Miami International Airport Air Traffic Control Tower on a sunny day

FAA encourages women and minorities to consider ATC careers


“If you can see it, you can be it.” This quote is often used by diversity advocates to explain why representation in industry is so important. Because, candidly, it’s true.

Take, for example, the experience of air traffic control Operations Supervisor Kirsten Ritchie. Having the chance at age 17 to shadow a female controller on the job played a pivotal role in Ritchie’s decision to pursue a career at the US Federal Aviation Administration.

“I don’ know if I would have gotten into the industry if I had not job shadowed a female,” she tells Runway Girl Network.

Only 16-17% of the US ATC workforce are women, and three quarters of all controllers are Caucasian. Little wonder, then, why the FAA wants to enhance diversity.

Ahead of an open application window for the job of air traffic control specialist, the agency has launched a campaign to encourage more submissions from women, minorities, and individuals from underrepresented communities.

“I think in any industry, having diversity leads to an overall better work environment,” Ritchie tells RGN. “Our community and neighborhoods outside of work are extremely diverse and then we come to work and it lacks a lot of diversity.”

Without representation, she says, there is a risk that “subconscious bias takes over” and underrepresented groups might not realize they can do the job just as well as anybody else.

Deputy FAA Administrator Bradley Mims agrees, saying:  “When it comes to achieving the FAA’s safety mission, diversity is critical. Having people with varied backgrounds and different perspectives makes us more innovative, stronger, and safer as an agency. I encourage people to apply so we can achieve our goal.”

From 30 July until 2 August, the FAA is accepting applications for the role of air traffic control specialist. The minimum requirements are:

  • Be a United States citizen
  • Be age 30 or under (on the closing date of the application period)
  • Pass a medical examination
  • Pass a security investigation
  • Pass the FAA air traffic pre-employment test
  • Speak English clearly enough to be understood over communications equipment
  • Have three years of progressively responsible work experience, or a Bachelor’s degree, or a combination of post-secondary education and work experience that totals three years
  • Be willing to relocate to an FAA facility based on agency staffing needs

The FAA is methodical in its selection of candidates, and the process can take a while. After all, controllers do essential work, monitoring the position, speed, and altitude of aircraft in their assigned airspace and giving directions to pilots. They need to be decisive, and work to ensure the safety and efficiency of the national airspace system.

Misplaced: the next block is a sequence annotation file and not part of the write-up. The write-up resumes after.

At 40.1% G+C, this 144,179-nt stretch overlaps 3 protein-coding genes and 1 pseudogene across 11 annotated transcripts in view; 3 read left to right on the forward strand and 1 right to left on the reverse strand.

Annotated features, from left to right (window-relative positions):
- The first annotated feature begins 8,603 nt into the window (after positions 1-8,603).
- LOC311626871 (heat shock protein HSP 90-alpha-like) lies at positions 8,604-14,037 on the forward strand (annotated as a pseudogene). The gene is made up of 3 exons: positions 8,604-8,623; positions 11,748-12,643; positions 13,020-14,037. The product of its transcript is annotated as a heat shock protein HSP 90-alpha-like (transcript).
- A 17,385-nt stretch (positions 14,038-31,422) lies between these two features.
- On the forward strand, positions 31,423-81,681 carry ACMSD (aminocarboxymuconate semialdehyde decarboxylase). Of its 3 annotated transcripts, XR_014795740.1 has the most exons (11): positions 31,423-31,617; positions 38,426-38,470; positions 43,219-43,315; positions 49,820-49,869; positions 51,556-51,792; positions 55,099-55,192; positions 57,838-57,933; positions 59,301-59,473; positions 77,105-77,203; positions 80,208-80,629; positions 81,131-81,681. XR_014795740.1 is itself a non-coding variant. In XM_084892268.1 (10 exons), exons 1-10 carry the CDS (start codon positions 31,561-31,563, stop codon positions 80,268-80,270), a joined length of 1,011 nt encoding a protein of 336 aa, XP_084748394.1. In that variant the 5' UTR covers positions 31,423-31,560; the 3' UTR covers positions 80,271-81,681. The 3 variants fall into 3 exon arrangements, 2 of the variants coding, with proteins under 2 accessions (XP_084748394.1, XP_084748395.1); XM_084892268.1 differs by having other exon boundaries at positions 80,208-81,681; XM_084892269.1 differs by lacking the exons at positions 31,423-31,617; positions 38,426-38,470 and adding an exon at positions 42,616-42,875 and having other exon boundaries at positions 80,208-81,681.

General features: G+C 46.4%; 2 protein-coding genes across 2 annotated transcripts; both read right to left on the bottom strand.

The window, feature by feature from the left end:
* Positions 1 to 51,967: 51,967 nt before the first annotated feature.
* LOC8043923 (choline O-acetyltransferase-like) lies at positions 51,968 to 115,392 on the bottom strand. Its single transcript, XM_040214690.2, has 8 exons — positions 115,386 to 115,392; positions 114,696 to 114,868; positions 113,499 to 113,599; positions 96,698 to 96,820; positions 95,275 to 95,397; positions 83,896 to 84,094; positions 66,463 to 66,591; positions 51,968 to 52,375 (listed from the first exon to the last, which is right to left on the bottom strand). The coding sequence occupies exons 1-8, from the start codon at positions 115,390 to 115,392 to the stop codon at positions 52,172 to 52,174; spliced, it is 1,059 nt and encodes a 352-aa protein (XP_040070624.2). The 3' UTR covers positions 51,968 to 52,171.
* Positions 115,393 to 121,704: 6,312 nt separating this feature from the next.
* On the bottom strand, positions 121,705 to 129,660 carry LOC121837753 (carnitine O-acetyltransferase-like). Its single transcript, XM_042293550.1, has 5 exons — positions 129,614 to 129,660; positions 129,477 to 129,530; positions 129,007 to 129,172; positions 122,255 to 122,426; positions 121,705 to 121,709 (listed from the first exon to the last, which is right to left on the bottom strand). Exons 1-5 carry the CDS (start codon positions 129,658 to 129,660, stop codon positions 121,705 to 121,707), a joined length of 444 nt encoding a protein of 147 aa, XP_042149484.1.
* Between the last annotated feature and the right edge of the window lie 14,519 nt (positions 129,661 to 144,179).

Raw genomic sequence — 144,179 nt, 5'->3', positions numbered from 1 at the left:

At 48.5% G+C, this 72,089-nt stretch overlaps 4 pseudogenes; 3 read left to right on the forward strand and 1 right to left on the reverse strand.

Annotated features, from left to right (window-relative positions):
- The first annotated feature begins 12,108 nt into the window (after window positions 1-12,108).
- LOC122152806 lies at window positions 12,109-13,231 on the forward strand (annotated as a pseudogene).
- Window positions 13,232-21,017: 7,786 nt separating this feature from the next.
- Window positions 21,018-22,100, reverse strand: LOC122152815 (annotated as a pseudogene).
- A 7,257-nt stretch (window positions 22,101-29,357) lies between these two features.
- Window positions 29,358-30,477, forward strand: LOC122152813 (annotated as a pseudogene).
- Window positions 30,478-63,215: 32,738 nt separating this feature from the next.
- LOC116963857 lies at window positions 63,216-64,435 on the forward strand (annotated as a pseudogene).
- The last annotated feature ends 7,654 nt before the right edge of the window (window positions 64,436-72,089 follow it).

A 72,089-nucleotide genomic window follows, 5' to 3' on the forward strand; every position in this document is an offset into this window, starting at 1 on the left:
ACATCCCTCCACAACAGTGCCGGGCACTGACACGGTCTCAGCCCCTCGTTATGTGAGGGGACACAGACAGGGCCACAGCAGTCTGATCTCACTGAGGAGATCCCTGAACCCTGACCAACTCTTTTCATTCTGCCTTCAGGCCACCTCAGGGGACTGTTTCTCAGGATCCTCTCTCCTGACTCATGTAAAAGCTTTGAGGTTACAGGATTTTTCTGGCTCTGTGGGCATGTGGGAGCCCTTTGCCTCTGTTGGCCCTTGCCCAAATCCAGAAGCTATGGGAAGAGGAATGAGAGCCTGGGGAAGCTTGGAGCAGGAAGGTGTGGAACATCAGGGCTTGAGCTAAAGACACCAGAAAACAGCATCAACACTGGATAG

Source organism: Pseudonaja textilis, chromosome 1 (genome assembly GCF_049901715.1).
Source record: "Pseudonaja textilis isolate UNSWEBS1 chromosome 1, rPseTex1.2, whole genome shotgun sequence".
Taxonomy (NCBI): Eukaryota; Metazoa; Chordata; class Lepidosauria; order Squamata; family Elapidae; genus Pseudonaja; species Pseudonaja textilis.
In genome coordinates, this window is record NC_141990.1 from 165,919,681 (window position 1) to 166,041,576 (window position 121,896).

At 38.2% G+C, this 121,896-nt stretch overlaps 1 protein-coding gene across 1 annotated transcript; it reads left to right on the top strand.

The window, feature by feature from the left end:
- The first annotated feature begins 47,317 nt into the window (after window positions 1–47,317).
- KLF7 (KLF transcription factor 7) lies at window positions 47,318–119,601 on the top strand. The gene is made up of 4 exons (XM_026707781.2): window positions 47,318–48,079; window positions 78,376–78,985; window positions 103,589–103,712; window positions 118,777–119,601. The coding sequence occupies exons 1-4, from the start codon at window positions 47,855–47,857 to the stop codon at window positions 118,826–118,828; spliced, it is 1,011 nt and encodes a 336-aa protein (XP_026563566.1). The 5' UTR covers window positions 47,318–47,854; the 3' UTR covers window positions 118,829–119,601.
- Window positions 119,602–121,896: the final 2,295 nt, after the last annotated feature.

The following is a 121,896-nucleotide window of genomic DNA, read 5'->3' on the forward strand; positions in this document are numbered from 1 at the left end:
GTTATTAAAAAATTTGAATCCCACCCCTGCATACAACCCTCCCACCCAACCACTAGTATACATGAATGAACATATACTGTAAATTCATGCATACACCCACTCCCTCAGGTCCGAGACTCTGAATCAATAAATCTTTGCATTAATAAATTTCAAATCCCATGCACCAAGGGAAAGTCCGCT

Entry-level applicants must complete required training courses at the FAA Academy in Oklahoma City and gain on-the-job experience before becoming certified professional controllers.

After graduating from an approved Air Traffic Collegiate Training Initiative (CTI) school in Minneapolis, it took nearly two years before Ritchie was hired by the FAA. “I knew I had other options, and could have gone into other fields or back to school, but I always wanted to be in aviation. The excitement of going to air shows as a kid stuck with me,” she confides to RGN.

It was worth the wait. “Controllers are essentially professional communicators. We really talk for a living. We use different terminology and phraseology, but we’re talking to people, we are controlling the skies. You do carry a lot of weight and a lot of merit,” notes Ritchie.

A certified professional controller can also attain a six-figure salary and receive a comprehensive federal benefits package.

The role is not without its challenges, however. And like the FAA, Ritchie is frank about the fact that the job can be stressful. You kind of need to have “nerves of steel”, she admits.

That’s why engaging in self-care — both physical and mental — is so important for controllers. “Having a really solid understanding of what you do control and what you don’t control can kind of help you eliminate some stress because you can focus on the things you do control and hopefully not let the rest stress you out too much,” she says.


Women bring a different skillset to the job than men. Their dialect range, for instance, can be quite beneficial to the role of controller, as they can pivot from an authoritative tone that gets things done to a calming tone when needed. “We’re that other voice for them [pilots] in a stressful situation,” says Ritchie.

The US controller workforce reached 14,242 in fiscal 2020. Over the next five years, the FAA plans to hire more than 4,300 controllers. “The need for controllers is always going to be there. We have a mandatory retirement age at 56; your mental cognitive ability does start to decrease after a certain age,” notes Ritchie.

Each year, the FAA offers a short window for any eligible US citizen to apply. The latest application window opens on 30 July. Visit to apply.

To become an air traffic controller, stresses Ritchie, “You just have to have the skillset to do it.”

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